Health Care-Associated Infections

Health care-associated infections (HAIs) are infections people get while they are receiving health care for another condition. HAIs can happen in any health care facility, including hospitals, ambulatory surgical centers, end-stage renal disease facilities, and long-term care facilities. HAIs can be caused by bacteria, fungi, viruses, or other, less common pathogens.

HAIs are a significant cause of illness and death — and they can have devastating emotional, financial, and medical consequences. At any given time, about 1 in 25 inpatients have an infection related to hospital care. These infections lead to the loss of tens of thousands of lives and cost the U.S. health care system billions of dollars each year.

These factors raise the risk of HAIs:

  • Catheters (bloodstream, endotracheal, and urinary)
  • Surgery
  • Injections
  • Health care settings that aren’t properly cleaned and disinfected
  • Communicable diseases passing between patients and healthcare workers
  • Overuse or improper use of antibiotics

Common HAIs patients get in hospitals include:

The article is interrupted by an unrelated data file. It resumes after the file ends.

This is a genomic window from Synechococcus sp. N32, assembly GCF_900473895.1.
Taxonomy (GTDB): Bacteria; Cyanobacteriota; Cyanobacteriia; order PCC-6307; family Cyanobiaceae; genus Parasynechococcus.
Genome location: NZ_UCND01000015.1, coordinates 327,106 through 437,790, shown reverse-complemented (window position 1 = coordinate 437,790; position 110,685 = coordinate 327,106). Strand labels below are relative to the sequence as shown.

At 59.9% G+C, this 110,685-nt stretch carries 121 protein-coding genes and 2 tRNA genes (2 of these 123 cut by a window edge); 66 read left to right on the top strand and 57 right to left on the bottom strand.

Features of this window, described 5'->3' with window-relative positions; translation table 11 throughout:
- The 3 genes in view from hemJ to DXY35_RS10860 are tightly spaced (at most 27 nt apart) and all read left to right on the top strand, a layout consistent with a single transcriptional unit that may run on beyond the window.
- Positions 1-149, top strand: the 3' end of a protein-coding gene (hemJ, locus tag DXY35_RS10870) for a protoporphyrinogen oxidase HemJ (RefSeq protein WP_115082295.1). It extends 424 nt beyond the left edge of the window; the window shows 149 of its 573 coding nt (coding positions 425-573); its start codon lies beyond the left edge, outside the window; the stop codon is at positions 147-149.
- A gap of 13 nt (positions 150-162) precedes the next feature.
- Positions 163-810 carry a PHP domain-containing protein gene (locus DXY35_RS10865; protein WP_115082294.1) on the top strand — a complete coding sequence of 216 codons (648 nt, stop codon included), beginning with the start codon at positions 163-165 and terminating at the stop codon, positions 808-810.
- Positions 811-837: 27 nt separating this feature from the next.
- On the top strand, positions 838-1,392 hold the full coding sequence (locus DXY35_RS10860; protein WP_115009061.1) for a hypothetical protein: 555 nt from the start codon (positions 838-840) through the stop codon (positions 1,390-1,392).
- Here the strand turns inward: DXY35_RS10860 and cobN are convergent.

• Central-line associated bloodstream infections (CLABSI)
  • Clostridium difficile infections
  • Pneumonia
  • Methicillin-resistant Staphylococcus aureus (MRSA) infections
  • Surgical site infections
  • Urinary tract infections

Catheter-associated urinary tract infections (CAUTI) are some of the most common HAIs.

Partnering to Heal

This online video-simulation training program focuses on HAI prevention for clinicians, health professional students, and patient advocates. The training highlights effective communication practices and ideas for creating a culture of safety in healthcare institutions. Learn more about the training.

Partnering to Heal course

Improving Patient Safety

The U.S. Department of Health and Human Services (HHS) had previously identified the reduction of HAIs as an Agency Priority Goal. HHS is now committed to reducing the national rate of HAIs by demonstrating significant, quantitative, and measurable reductions in CAUTI, CLABSI, Clostridium difficile, MRSA, and surgical site infections.

Find out more about the Department’s HAI reduction goals, including progress made.

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